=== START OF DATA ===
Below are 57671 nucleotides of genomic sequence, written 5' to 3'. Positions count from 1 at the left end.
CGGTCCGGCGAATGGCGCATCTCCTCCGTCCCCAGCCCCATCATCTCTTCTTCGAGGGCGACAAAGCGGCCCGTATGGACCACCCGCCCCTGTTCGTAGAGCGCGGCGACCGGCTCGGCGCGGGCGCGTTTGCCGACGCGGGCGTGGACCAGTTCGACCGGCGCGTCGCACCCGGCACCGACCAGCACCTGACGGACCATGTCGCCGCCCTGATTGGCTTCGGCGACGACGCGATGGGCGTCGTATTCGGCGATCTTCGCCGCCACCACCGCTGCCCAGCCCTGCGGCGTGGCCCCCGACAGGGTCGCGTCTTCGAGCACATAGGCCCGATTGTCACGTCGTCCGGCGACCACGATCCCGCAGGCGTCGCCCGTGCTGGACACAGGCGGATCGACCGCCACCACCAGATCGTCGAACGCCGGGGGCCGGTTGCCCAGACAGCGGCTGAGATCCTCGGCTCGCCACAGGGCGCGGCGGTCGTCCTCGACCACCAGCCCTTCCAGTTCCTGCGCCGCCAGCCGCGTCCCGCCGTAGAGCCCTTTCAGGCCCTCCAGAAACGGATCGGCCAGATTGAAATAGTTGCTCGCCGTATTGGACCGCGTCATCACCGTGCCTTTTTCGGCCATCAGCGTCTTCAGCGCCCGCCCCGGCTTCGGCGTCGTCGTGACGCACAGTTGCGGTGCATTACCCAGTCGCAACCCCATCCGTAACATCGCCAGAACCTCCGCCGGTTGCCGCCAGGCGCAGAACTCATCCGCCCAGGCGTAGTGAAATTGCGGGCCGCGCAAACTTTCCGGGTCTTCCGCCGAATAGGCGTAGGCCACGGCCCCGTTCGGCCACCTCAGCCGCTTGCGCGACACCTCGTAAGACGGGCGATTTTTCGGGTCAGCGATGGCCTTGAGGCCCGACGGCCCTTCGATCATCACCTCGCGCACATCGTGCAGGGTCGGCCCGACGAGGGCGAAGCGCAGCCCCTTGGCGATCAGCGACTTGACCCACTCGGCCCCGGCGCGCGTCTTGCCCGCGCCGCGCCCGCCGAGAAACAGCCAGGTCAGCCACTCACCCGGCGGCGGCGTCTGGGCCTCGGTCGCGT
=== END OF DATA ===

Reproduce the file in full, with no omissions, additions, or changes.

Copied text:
Below are 57671 nucleotides of genomic sequence, written 5' to 3'. Positions count from 1 at the left end.
CGGTCCGGCGAATGGCGCATCTCCTCCGTCCCCAGCCCCATCATCTCTTCTTCGAGGGCGACAAAGCGGCCCGTATGGACCACCCGCCCCTGTTCGTAGAGCGCGGCGACCGGCTCGGCGCGGGCGCGTTTGCCGACGCGGGCGTGGACCAGTTCGACCGGCGCGTCGCACCCGGCACCGACCAGCACCTGACGGACCATGTCGCCGCCCTGATTGGCTTCGGCGACGACGCGATGGGCGTCGTATTCGGCGATCTTCGCCGCCACCACCGCTGCCCAGCCCTGCGGCGTGGCCCCCGACAGGGTCGCGTCTTCGAGCACATAGGCCCGATTGTCACGTCGTCCGGCGACCACGATCCCGCAGGCGTCGCCCGTGCTGGACACAGGCGGATCGACCGCCACCACCAGATCGTCGAACGCCGGGGGCCGGTTGCCCAGACAGCGGCTGAGATCCTCGGCTCGCCACAGGGCGCGGCGGTCGTCCTCGACCACCAGCCCTTCCAGTTCCTGCGCCGCCAGCCGCGTCCCGCCGTAGAGCCCTTTCAGGCCCTCCAGAAACGGATCGGCCAGATTGAAATAGTTGCTCGCCGTATTGGACCGCGTCATCACCGTGCCTTTTTCGGCCATCAGCGTCTTCAGCGCCCGCCCCGGCTTCGGCGTCGTCGTGACGCACAGTTGCGGTGCATTACCCAGTCGCAACCCCATCCGTAACATCGCCAGAACCTCCGCCGGTTGCCGCCAGGCGCAGAACTCATCCGCCCAGGCGTAGTGAAATTGCGGGCCGCGCAAACTTTCCGGGTCTTCCGCCGAATAGGCGTAGGCCACGGCCCCGTTCGGCCACCTCAGCCGCTTGCGCGACACCTCGTAAGACGGGCGATTTTTCGGGTCAGCGATGGCCTTGAGGCCCGACGGCCCTTCGATCATCACCTCGCGCACATCGTGCAGGGTCGGCCCGACGAGGGCGAAGCGCAGCCCCTTGGCGATCAGCGACTTGACCCACTCGGCCCCGGCGCGCGTCTTGCCCGCGCCGCGCCCGCCGAGAAACAGCCAGGTCAGCCACTCACCCGGCGGCGGCGTCTGGGCCTCGGTCGCGT